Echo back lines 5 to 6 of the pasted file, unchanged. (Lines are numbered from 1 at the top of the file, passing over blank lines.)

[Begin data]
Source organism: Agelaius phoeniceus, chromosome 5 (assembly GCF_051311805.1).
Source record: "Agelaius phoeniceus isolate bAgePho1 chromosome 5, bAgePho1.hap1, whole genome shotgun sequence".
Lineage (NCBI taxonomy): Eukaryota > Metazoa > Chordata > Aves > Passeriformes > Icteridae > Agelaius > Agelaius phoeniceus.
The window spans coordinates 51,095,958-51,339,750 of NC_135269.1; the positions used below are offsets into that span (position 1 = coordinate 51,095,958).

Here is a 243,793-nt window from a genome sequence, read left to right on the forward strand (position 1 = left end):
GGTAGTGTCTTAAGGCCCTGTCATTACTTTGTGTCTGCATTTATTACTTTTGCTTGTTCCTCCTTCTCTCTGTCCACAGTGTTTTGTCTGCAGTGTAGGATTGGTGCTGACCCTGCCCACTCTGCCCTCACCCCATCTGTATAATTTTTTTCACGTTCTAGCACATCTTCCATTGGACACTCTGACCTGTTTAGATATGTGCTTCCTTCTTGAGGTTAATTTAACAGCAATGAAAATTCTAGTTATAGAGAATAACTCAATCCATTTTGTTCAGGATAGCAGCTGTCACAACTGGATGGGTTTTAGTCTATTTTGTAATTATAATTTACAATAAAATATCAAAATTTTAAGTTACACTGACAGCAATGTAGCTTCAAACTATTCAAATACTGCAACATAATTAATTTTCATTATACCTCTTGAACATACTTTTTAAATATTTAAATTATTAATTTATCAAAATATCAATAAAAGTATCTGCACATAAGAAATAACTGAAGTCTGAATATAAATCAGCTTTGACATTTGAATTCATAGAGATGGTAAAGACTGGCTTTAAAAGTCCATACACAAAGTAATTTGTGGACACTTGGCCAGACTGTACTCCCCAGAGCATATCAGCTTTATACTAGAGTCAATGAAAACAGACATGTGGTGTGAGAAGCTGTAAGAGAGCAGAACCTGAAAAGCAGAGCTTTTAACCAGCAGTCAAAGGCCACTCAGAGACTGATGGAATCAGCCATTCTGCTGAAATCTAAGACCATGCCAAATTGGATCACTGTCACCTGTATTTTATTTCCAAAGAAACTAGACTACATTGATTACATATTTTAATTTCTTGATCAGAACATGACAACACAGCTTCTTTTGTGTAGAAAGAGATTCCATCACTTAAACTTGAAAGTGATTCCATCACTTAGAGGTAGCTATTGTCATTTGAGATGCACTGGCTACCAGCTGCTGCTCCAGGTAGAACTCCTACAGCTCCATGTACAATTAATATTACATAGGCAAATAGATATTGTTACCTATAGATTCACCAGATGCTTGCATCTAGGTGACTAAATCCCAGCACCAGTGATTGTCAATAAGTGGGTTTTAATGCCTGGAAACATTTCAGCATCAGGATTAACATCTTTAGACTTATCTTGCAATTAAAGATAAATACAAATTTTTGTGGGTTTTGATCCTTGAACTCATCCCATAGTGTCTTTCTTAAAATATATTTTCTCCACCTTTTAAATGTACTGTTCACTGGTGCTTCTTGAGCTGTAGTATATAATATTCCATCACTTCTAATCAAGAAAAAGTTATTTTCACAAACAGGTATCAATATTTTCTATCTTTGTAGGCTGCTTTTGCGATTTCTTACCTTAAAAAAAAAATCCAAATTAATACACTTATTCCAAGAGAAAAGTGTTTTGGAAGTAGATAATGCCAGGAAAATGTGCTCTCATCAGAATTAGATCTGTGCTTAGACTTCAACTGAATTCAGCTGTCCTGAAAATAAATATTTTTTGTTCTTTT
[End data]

Here is a 243,793-nt window from a genome sequence, read left to right on the forward strand (position 1 = left end):
GGTAGTGTCTTAAGGCCCTGTCATTACTTTGTGTCTGCATTTATTACTTTTGCTTGTTCCTCCTTCTCTCTGTCCACAGTGTTTTGTCTGCAGTGTAGGATTGGTGCTGACCCTGCCCACTCTGCCCTCACCCCATCTGTATAATTTTTTTCACGTTCTAGCACATCTTCCATTGGACACTCTGACCTGTTTAGATATGTGCTTCCTTCTTGAGGTTAATTTAACAGCAATGAAAATTCTAGTTATAGAGAATAACTCAATCCATTTTGTTCAGGATAGCAGCTGTCACAACTGGATGGGTTTTAGTCTATTTTGTAATTATAATTTACAATAAAATATCAAAATTTTAAGTTACACTGACAGCAATGTAGCTTCAAACTATTCAAATACTGCAACATAATTAATTTTCATTATACCTCTTGAACATACTTTTTAAATATTTAAATTATTAATTTATCAAAATATCAATAAAAGTATCTGCACATAAGAAATAACTGAAGTCTGAATATAAATCAGCTTTGACATTTGAATTCATAGAGATGGTAAAGACTGGCTTTAAAAGTCCATACACAAAGTAATTTGTGGACACTTGGCCAGACTGTACTCCCCAGAGCATATCAGCTTTATACTAGAGTCAATGAAAACAGACATGTGGTGTGAGAAGCTGTAAGAGAGCAGAACCTGAAAAGCAGAGCTTTTAACCAGCAGTCAAAGGCCACTCAGAGACTGATGGAATCAGCCATTCTGCTGAAATCTAAGACCATGCCAAATTGGATCACTGTCACCTGTATTTTATTTCCAAAGAAACTAGACTACATTGATTACATATTTTAATTTCTTGATCAGAACATGACAACACAGCTTCTTTTGTGTAGAAAGAGATTCCATCACTTAAACTTGAAAGTGATTCCATCACTTAGAGGTAGCTATTGTCATTTGAGATGCACTGGCTACCAGCTGCTGCTCCAGGTAGAACTCCTACAGCTCCATGTACAATTAATATTACATAGGCAAATAGATATTGTTACCTATAGATTCACCAGATGCTTGCATCTAGGTGACTAAATCCCAGCACCAGTGATTGTCAATAAGTGGGTTTTAATGCCTGGAAACATTTCAGCATCAGGATTAACATCTTTAGACTTATCTTGCAATTAAAGATAAATACAAATTTTTGTGGGTTTTGATCCTTGAACTCATCCCATAGTGTCTTTCTTAAAATATATTTTCTCCACCTTTTAAATGTACTGTTCACTGGTGCTTCTTGAGCTGTAGTATATAATATTCCATCACTTCTAATCAAGAAAAAGTTATTTTCACAAACAGGTATCAATATTTTCTATCTTTGTAGGCTGCTTTTGCGATTTCTTACCTTAAAAAAAAAATCCAAATTAATACACTTATTCCAAGAGAAAAGTGTTTTGGAAGTAGATAATGCCAGGAAAATGTGCTCTCATCAGAATTAGATCTGTGCTTAGACTTCAACTGAATTCAGCTGTCCTGAAAATAAATATTTTTTGTTCTTTT